Supermarket stores and product development teams across Britain are this week getting to grips with the detailed entry packs that they have to submit to compete in this year's SuperMeat Awards. The Journal-organised Awards are widely recognised as the country's top accolade for stores and their suppliers.
The comprehensive submission and judging process takes the best part of six months to complete with meat department managers and staff answering questions designed to give judges an overview of how a store trades throughout the year, what goals it has set in terms of improved trading and the way it interacts with suppliers and the local community it serves. Most stores go beyond answering the basic range of questions asked to compile a comprehensive portfolio of activities complete with photographs.
The packs are judged and the visits arranged to the stores that enter the best ones. From these stores worthy of being featured in the final are selected. Further work is then undertaken to decide regional winners and the best store overall.
Meanwhile store product developers and manufacturers enter a range of products that are tried and tested against a range of strict judging criteria.
As well as judging red meat the Awards also judge poultry and fish departments and products. This expanded area of judging was included from the second year of the SuperMeat Awards after specific requests from stores and product development teams.
The Red Meat Industry Forum also uses the Awards as the platform to announce the company or organisation judged the best to have made efficiencies in managing the supply chain. Stores and products are both assessed by trade judges and ladies from the Women's Institute. Professional chefs help out with the product judging too.
The whole process culminates in an 'Oscars-style' celebration final at London's Hilton Hotel before a trade audience of more than 500 guests representing all sectors of the supply chain.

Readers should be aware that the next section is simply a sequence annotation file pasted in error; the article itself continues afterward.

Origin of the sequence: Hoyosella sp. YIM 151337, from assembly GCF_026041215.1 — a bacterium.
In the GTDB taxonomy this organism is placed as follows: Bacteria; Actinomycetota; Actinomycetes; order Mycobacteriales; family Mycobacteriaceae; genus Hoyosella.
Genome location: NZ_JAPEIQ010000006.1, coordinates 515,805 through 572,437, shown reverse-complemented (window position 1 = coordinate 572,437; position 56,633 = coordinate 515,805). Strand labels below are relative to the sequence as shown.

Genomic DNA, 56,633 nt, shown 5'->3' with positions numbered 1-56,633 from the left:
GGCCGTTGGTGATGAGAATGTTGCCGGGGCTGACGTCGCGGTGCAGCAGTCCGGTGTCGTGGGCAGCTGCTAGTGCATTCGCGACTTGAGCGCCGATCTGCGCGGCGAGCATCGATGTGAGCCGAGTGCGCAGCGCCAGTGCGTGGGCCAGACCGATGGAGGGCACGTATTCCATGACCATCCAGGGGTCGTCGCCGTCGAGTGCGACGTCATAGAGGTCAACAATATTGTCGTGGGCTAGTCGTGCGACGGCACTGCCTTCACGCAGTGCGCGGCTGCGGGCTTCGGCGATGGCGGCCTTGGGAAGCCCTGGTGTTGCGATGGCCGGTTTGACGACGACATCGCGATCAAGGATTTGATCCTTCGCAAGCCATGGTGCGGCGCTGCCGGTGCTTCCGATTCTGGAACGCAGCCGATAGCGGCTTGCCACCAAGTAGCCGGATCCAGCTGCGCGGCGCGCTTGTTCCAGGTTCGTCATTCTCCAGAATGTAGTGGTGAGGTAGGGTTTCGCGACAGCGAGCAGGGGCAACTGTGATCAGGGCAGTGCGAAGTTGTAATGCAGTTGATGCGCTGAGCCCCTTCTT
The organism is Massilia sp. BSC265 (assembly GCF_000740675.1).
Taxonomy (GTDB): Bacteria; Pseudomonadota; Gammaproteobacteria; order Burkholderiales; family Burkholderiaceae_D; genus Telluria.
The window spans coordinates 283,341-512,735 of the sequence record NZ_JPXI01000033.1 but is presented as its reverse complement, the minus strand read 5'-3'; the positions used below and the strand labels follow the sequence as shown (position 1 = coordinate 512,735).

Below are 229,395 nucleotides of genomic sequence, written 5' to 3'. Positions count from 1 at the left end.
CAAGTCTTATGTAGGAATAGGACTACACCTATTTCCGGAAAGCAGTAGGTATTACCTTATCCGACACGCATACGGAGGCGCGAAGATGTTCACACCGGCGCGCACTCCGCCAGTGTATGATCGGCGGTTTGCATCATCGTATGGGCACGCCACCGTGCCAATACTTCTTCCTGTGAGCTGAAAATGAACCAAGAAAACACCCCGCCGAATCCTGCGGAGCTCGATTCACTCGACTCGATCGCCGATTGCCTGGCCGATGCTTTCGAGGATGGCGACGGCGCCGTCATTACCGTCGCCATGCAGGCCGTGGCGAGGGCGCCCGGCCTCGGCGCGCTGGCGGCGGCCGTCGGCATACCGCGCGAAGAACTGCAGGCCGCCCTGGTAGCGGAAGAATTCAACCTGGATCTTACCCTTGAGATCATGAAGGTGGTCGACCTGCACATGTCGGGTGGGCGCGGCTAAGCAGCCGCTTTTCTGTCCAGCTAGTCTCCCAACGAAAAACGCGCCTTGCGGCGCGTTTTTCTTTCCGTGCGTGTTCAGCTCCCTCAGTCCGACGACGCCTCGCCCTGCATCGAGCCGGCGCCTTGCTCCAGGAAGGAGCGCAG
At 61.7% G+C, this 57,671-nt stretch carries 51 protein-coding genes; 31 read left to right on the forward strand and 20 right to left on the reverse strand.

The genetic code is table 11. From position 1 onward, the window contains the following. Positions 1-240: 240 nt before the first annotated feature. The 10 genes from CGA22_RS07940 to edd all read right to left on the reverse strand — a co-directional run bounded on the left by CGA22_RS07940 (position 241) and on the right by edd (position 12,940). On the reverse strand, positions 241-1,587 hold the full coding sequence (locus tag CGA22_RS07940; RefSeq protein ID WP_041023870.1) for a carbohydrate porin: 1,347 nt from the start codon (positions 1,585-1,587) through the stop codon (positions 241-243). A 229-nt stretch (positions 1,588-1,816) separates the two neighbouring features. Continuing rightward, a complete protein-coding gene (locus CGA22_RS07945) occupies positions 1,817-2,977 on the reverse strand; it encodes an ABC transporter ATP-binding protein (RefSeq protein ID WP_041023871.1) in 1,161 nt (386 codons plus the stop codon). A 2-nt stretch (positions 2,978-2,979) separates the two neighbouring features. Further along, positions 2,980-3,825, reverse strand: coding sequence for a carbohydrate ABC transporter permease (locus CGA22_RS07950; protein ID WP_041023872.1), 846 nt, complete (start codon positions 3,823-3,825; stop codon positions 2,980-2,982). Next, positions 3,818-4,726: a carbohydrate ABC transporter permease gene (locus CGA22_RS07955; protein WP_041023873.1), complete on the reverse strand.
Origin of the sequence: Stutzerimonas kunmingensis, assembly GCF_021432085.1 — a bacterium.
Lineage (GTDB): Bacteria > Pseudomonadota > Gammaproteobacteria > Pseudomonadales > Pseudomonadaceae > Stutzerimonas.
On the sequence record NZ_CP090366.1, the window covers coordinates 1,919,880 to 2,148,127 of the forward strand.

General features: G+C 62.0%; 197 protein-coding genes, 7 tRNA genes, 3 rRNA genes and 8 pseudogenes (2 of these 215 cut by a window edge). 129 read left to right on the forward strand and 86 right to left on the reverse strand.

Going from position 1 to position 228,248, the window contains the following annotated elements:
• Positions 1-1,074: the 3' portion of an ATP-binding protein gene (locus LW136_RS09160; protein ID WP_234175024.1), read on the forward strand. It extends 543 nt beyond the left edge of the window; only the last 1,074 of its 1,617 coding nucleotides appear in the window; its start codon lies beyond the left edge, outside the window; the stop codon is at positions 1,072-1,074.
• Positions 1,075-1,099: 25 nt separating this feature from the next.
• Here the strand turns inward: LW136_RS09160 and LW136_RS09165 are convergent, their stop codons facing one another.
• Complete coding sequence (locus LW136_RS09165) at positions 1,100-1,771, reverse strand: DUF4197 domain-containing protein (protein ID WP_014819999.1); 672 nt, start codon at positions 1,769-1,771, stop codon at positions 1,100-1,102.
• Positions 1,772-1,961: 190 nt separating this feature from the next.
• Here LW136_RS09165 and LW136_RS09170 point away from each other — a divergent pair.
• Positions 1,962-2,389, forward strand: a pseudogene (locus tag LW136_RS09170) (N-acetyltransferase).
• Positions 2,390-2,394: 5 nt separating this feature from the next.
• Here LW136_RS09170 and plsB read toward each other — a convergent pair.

A number of significant changes have been made to this year's event. The winning store will be declared Meat, Poultry and Fish Retailer of the Year. In the products section of the Awards more emphasis will be placed on fresh meat products as well as judged products with some added value. And to ensure greater consistency of store judging a chairman of judges will be appointed to co-ordinate store visits.
Last year a victorious Asda team from Morriston, Swansea celebrated being named Best Store in the SuperMeat Awards. The team from the six-year old, 64,000 sq ft, store first beat off strong opposition to win the Best Welsh Store Award then defeated five other superb stores from around Britain to carry off the main title.
Also celebrating are the product development teams at Sainsbury's and Oscar Mayer for the Best Product, Beef cooked in Ale with Dumplings which had earlier also been named the Best Ready Meal. In a new category the Red Meat Industry Forum named Devon company Lloyd Maunder as the winner of its inaugural Supply Chain Excellence Award.
In the product categories Waitrose, Tesco and Sainsbury's each won two Awards while Asda and Somerfield won one each. Oscar Mayer was the only manufacturer to win two Awards - for Lamb and Ready Meals - while Dalehead Foods, Grampian Country Food Group, Bighams, Uniq Prepared Foods, Walkers Midshire Foods, and Young's Bluecrest each picked up one Award.
In the stores category Asda won three Awards, Somerfield two and Tesco one. Sainsbury's Newton Abbot store in Devon won the Best Meat Serve-over Award with an entry using the skills and name of independent butcher Steve Turton. The Best Fish Serve-over went to Asda in Stafford.
Among the trends noted in supermarket products was the increasing further development work being done on turning lower value meat cuts into highly desirable, added value products. A greater range of natural ingredients is also being found in many products while recipes from increasingly far-flung parts of the world are finding their way onto supermarket shelves.
On the store side computerisation was found to be playing an increasingly sophisticated role in stock control and the planning of many aspects of store activity. Judges were also impressed with the range of out-of-store activities. An increasing commitment by individual stores to keep in touch with local suppliers was also noted.
Journal editor, Fred A'Court, said: "The SuperMeat Awards continue to be an excellent barometer of how efficiently and effectively the various stores groups are trading and interacting with their local communities. Interest in this year's Awards is running at a very high level. We're all looking forward to seeing the entries flood in. While, superficially, one supermarket may look much like another, nothing could be further from the truth. The enthusiasm and commitment of the teams involved at store and product level see to that."
Top celebrities have bringing style and entertainment to the SuperMeat Awards since their inception. With more than 500 trade guests, it can be a tough job for the presenter to make things run like clockwork. Here are the well-known personalities who have fronted the evening:
1999 - Angela Rippon
2000 - Bob Monkhouse
2001 - Angus Deayton
2002 - Clive Anderson
2003 - Ruby Wax
2004 - Gordon Ramsay
2005 - Jimmy Carr